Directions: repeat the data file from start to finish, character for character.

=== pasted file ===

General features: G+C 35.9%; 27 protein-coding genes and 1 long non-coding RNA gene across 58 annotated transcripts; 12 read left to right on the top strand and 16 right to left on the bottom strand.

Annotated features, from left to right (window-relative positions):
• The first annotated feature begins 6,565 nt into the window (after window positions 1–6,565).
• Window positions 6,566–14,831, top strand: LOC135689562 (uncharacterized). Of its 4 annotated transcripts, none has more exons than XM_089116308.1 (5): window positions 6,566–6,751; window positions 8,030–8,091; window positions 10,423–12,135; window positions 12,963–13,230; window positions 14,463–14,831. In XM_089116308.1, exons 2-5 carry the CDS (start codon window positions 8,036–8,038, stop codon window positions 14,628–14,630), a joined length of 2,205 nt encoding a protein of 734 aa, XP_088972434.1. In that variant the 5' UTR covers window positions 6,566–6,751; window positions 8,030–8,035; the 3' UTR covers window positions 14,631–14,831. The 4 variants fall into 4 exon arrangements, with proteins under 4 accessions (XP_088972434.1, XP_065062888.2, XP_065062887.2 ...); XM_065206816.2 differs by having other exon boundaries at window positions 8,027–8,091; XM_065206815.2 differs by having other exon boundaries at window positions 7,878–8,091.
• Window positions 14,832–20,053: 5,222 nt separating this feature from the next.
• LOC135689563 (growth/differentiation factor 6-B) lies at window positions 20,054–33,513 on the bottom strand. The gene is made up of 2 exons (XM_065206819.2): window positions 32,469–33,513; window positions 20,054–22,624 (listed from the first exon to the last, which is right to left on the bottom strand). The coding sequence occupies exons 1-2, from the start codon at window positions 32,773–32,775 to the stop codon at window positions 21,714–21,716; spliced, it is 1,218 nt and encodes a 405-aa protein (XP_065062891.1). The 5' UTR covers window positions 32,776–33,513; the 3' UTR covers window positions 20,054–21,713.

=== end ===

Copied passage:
General features: G+C 35.9%; 27 protein-coding genes and 1 long non-coding RNA gene across 58 annotated transcripts; 12 read left to right on the top strand and 16 right to left on the bottom strand.

Annotated features, from left to right (window-relative positions):
• The first annotated feature begins 6,565 nt into the window (after window positions 1–6,565).
• Window positions 6,566–14,831, top strand: LOC135689562 (uncharacterized). Of its 4 annotated transcripts, none has more exons than XM_089116308.1 (5): window positions 6,566–6,751; window positions 8,030–8,091; window positions 10,423–12,135; window positions 12,963–13,230; window positions 14,463–14,831. In XM_089116308.1, exons 2-5 carry the CDS (start codon window positions 8,036–8,038, stop codon window positions 14,628–14,630), a joined length of 2,205 nt encoding a protein of 734 aa, XP_088972434.1. In that variant the 5' UTR covers window positions 6,566–6,751; window positions 8,030–8,035; the 3' UTR covers window positions 14,631–14,831. The 4 variants fall into 4 exon arrangements, with proteins under 4 accessions (XP_088972434.1, XP_065062888.2, XP_065062887.2 ...); XM_065206816.2 differs by having other exon boundaries at window positions 8,027–8,091; XM_065206815.2 differs by having other exon boundaries at window positions 7,878–8,091.
• Window positions 14,832–20,053: 5,222 nt separating this feature from the next.
• LOC135689563 (growth/differentiation factor 6-B) lies at window positions 20,054–33,513 on the bottom strand. The gene is made up of 2 exons (XM_065206819.2): window positions 32,469–33,513; window positions 20,054–22,624 (listed from the first exon to the last, which is right to left on the bottom strand). The coding sequence occupies exons 1-2, from the start codon at window positions 32,773–32,775 to the stop codon at window positions 21,714–21,716; spliced, it is 1,218 nt and encodes a 405-aa protein (XP_065062891.1). The 5' UTR covers window positions 32,776–33,513; the 3' UTR covers window positions 20,054–21,713.